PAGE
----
Apr 10, 2024 - Economy

DXYZ and the closed-end fund puzzle

Illustration of a cardboard box full of money.

Illustration: Aïda Amer/Axios

For proof that markets are inefficient, you don't need to look much further than closed-end funds, and other vehicles that behave like them.

Why it matters: When markets are frothy, you'll sometimes see investors paying dollars for dimes. Markets seem to be frothy right now — as evinced particularly in the share price of a new fund called Destiny.

The big picture: From time to time companies get listed on the stock exchange that don't do very much except buy and own various assets. The assets get put into a box, and investors can buy shares in the box, and in principle, the value of the shares should reflect the value of the assets in the box.

  • The most common such box is a closed-end fund — a box that contains shares or other securities chosen by a fund manager.

Most of the time, such funds trade at a discount to net asset value, or NAV — which is to say, the market capitalization of the box is lower than the value of the securities in the box.

  • Currently, the average discount for closed-end funds is about 9%, per Morningstar Direct, with only 14% of funds trading at a premium to NAV.
  • The chart shows why ETFs have effectively replaced closed-end funds as the preferred way to buy funds on the stock market.
Average discount to net asset value for closed-end funds
Data: Morningstar Direct; Chart: Axios Visuals

Zoom out: It makes sense for closed-end funds to trade below net asset value: The fund managers need to get paid, and most fund managers fail to outperform the market, so the value of the box is essentially the value of the securities minus the deadweight cost of operating the box.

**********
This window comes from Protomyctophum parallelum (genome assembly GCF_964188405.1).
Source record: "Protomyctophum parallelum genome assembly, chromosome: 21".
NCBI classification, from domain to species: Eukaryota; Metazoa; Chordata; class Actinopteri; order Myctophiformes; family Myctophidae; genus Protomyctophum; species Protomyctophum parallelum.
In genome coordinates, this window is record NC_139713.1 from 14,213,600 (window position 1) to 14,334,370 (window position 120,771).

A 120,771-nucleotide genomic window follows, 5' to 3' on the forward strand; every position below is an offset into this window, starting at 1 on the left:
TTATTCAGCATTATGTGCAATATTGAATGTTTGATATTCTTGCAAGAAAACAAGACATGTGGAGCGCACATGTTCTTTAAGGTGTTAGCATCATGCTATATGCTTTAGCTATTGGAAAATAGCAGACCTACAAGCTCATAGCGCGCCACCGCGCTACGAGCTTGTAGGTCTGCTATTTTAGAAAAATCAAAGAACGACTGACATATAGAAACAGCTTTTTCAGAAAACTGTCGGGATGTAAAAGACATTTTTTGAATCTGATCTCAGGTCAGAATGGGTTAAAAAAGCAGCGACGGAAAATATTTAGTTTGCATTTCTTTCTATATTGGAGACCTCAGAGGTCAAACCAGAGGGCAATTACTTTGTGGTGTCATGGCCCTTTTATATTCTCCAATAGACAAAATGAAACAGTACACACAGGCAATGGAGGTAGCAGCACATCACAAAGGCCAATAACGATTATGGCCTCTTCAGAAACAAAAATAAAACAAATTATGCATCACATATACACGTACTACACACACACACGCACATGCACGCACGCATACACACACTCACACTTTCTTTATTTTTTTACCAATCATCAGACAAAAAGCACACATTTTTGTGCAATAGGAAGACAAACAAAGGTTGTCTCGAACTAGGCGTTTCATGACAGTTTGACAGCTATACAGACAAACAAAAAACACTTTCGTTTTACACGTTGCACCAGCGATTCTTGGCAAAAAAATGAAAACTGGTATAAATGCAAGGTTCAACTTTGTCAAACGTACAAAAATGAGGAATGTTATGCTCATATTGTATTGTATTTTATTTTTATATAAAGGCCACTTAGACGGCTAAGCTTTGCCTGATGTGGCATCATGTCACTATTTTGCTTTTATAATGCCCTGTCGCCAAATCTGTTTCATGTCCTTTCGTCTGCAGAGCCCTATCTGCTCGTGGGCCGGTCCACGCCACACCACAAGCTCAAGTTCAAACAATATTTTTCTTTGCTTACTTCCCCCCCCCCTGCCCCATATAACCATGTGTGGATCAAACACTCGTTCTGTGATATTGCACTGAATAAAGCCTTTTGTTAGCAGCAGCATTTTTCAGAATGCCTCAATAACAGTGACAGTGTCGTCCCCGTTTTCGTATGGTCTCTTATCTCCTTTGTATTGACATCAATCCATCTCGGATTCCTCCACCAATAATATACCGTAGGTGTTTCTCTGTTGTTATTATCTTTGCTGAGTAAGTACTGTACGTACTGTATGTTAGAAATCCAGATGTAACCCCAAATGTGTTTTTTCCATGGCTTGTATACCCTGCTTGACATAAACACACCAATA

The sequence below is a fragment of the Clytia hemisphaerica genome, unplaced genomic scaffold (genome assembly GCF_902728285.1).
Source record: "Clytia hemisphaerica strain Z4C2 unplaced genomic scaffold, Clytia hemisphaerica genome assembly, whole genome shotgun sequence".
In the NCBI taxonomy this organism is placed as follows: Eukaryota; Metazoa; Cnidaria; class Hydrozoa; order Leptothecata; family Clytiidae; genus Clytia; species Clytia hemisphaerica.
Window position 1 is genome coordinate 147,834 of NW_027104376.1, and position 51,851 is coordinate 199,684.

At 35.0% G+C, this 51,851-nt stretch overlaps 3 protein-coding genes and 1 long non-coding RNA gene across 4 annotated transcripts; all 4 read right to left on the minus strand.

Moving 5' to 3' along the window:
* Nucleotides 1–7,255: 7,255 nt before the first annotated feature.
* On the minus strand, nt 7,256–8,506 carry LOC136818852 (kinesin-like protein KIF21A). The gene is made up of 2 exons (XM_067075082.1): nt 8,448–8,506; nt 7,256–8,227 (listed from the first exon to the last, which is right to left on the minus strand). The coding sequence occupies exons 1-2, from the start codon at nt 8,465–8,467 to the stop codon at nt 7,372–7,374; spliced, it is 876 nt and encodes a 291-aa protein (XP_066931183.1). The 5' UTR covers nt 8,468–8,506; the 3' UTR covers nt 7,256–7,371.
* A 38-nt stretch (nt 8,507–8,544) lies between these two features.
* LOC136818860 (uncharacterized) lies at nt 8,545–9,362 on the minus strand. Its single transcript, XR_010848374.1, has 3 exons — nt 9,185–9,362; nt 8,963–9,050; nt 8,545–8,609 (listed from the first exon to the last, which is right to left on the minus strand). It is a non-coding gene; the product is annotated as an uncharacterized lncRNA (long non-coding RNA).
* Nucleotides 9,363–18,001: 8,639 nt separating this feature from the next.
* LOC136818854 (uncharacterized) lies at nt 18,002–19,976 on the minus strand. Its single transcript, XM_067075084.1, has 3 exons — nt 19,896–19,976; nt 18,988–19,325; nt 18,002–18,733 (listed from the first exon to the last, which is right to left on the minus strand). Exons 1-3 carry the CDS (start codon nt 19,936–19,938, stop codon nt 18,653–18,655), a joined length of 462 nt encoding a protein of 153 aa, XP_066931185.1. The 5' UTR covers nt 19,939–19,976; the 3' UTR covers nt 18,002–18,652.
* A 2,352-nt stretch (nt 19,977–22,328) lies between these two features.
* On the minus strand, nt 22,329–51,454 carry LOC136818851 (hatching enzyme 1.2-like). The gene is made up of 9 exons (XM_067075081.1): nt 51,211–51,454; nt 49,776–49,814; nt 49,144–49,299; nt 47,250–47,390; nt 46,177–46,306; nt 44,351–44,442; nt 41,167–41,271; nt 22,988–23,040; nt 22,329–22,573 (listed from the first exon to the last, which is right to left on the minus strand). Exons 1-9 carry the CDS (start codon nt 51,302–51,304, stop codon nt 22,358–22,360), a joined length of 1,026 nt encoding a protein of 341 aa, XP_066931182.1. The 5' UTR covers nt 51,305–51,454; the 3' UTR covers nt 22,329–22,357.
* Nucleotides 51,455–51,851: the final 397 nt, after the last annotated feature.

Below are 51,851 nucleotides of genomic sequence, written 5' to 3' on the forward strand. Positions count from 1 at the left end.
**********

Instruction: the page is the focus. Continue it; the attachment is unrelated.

• Sometimes, however, when the managers are seen as having great ability, the box can trade above net asset value.
  • The most famous such box is probably Berkshire Hathaway. Warren Buffett's investment vehicle isn't a closed-end fund, but, especially in its early years, it behaved a lot like one. Investors wanting to bet on Buffett's investing genius would buy Berkshire stock for a premium over the value of the shares and companies that Berkshire owned.

Driving the news: Destiny Tech 100, a closed-end fund that went public last week as DXYZ, is a box containing about $53 million in private-company shares.

  • Its market cap is volatile but closed on Monday at an eye-popping $1.1 billion.

Where it stands: DXYZ might be the most extreme example, but it's far from the only box trading well above the value of what it holds.

  • MicroStrategy, trading as MSTR, is at this point mainly a box holding bitcoin. As the WSJ's Jason Zweig points out, the value of the company is double the value of its bitcoin and its small software business.
  • Icahn Enterprises, run by corporate raider Carl Icahn and trading as IEP, claims a net asset value of $4.8 billion — but has a market cap of $7.5 billion. That's one reason it's been in the crosshairs of short-seller Hindenburg Research.
  • Many Pimco bond funds trade above NAV. The firm's Corporate and Income Opportunity Fund, for instance, listed as PTY, trades at a 32% premium.

Between the lines: Executives like Icahn or MicroStrategy's Michael Saylor love to take advantage of the premium to net asset value by issuing stock (or convertible debt) and using it to buy more assets for their box. So long as the stock trades above NAV, that deal reliably creates new wealth.

  • Hedge fund manager Bill Ackman has announced plans to attempt something very similar.

The bottom line: Closed-end funds don't make a lot of sense, as their systemic discount to NAV shows. But so long as some vehicles trade at a significant premium to NAV and can effectively print money, new ones will always be created.

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